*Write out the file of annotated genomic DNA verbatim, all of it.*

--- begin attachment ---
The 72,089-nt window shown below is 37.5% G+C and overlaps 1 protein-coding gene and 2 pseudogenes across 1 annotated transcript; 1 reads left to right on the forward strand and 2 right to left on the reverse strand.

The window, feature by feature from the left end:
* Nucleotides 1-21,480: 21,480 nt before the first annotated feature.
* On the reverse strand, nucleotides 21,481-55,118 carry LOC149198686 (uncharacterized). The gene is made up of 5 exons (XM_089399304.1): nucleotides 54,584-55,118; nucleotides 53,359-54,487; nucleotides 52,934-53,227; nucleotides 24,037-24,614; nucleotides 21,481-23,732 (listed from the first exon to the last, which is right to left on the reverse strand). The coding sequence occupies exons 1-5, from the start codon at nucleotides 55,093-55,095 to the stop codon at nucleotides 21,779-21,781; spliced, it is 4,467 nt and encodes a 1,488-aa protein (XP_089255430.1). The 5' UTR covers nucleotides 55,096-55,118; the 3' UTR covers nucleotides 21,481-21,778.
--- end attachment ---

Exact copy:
The 72,089-nt window shown below is 37.5% G+C and overlaps 1 protein-coding gene and 2 pseudogenes across 1 annotated transcript; 1 reads left to right on the forward strand and 2 right to left on the reverse strand.

The window, feature by feature from the left end:
* Nucleotides 1-21,480: 21,480 nt before the first annotated feature.
* On the reverse strand, nucleotides 21,481-55,118 carry LOC149198686 (uncharacterized). The gene is made up of 5 exons (XM_089399304.1): nucleotides 54,584-55,118; nucleotides 53,359-54,487; nucleotides 52,934-53,227; nucleotides 24,037-24,614; nucleotides 21,481-23,732 (listed from the first exon to the last, which is right to left on the reverse strand). The coding sequence occupies exons 1-5, from the start codon at nucleotides 55,093-55,095 to the stop codon at nucleotides 21,779-21,781; spliced, it is 4,467 nt and encodes a 1,488-aa protein (XP_089255430.1). The 5' UTR covers nucleotides 55,096-55,118; the 3' UTR covers nucleotides 21,481-21,778.